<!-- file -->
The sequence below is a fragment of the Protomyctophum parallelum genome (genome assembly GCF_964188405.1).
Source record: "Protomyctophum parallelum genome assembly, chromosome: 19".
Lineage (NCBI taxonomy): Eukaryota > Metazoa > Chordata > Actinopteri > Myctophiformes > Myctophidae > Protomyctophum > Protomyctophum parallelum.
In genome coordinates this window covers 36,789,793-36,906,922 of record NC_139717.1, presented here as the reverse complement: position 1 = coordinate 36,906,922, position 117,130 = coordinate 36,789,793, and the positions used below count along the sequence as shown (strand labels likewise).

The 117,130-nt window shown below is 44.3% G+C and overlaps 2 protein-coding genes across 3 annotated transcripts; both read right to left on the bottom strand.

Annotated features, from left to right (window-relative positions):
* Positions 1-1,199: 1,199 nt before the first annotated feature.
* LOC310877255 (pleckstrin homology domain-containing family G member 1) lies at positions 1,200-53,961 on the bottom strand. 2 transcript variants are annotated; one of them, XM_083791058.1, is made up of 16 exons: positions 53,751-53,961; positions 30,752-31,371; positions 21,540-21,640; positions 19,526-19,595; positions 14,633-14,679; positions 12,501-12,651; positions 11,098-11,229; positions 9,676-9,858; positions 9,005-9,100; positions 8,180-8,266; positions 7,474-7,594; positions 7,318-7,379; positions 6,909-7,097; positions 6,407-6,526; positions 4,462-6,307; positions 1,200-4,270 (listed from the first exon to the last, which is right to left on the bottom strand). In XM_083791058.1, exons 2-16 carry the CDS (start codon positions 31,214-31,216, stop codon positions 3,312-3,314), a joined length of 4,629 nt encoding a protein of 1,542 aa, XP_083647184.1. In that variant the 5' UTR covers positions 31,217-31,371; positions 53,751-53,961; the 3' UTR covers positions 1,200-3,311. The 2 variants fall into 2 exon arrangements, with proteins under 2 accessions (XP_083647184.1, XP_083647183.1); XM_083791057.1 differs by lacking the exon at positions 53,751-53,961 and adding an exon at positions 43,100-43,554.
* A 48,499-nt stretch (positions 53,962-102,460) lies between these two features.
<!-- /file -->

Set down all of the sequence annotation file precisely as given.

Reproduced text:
The sequence below is a fragment of the Protomyctophum parallelum genome (genome assembly GCF_964188405.1).
Source record: "Protomyctophum parallelum genome assembly, chromosome: 19".
Lineage (NCBI taxonomy): Eukaryota > Metazoa > Chordata > Actinopteri > Myctophiformes > Myctophidae > Protomyctophum > Protomyctophum parallelum.
In genome coordinates this window covers 36,789,793-36,906,922 of record NC_139717.1, presented here as the reverse complement: position 1 = coordinate 36,906,922, position 117,130 = coordinate 36,789,793, and the positions used below count along the sequence as shown (strand labels likewise).

The 117,130-nt window shown below is 44.3% G+C and overlaps 2 protein-coding genes across 3 annotated transcripts; both read right to left on the bottom strand.

Annotated features, from left to right (window-relative positions):
* Positions 1-1,199: 1,199 nt before the first annotated feature.
* LOC310877255 (pleckstrin homology domain-containing family G member 1) lies at positions 1,200-53,961 on the bottom strand. 2 transcript variants are annotated; one of them, XM_083791058.1, is made up of 16 exons: positions 53,751-53,961; positions 30,752-31,371; positions 21,540-21,640; positions 19,526-19,595; positions 14,633-14,679; positions 12,501-12,651; positions 11,098-11,229; positions 9,676-9,858; positions 9,005-9,100; positions 8,180-8,266; positions 7,474-7,594; positions 7,318-7,379; positions 6,909-7,097; positions 6,407-6,526; positions 4,462-6,307; positions 1,200-4,270 (listed from the first exon to the last, which is right to left on the bottom strand). In XM_083791058.1, exons 2-16 carry the CDS (start codon positions 31,214-31,216, stop codon positions 3,312-3,314), a joined length of 4,629 nt encoding a protein of 1,542 aa, XP_083647184.1. In that variant the 5' UTR covers positions 31,217-31,371; positions 53,751-53,961; the 3' UTR covers positions 1,200-3,311. The 2 variants fall into 2 exon arrangements, with proteins under 2 accessions (XP_083647184.1, XP_083647183.1); XM_083791057.1 differs by lacking the exon at positions 53,751-53,961 and adding an exon at positions 43,100-43,554.
* A 48,499-nt stretch (positions 53,962-102,460) lies between these two features.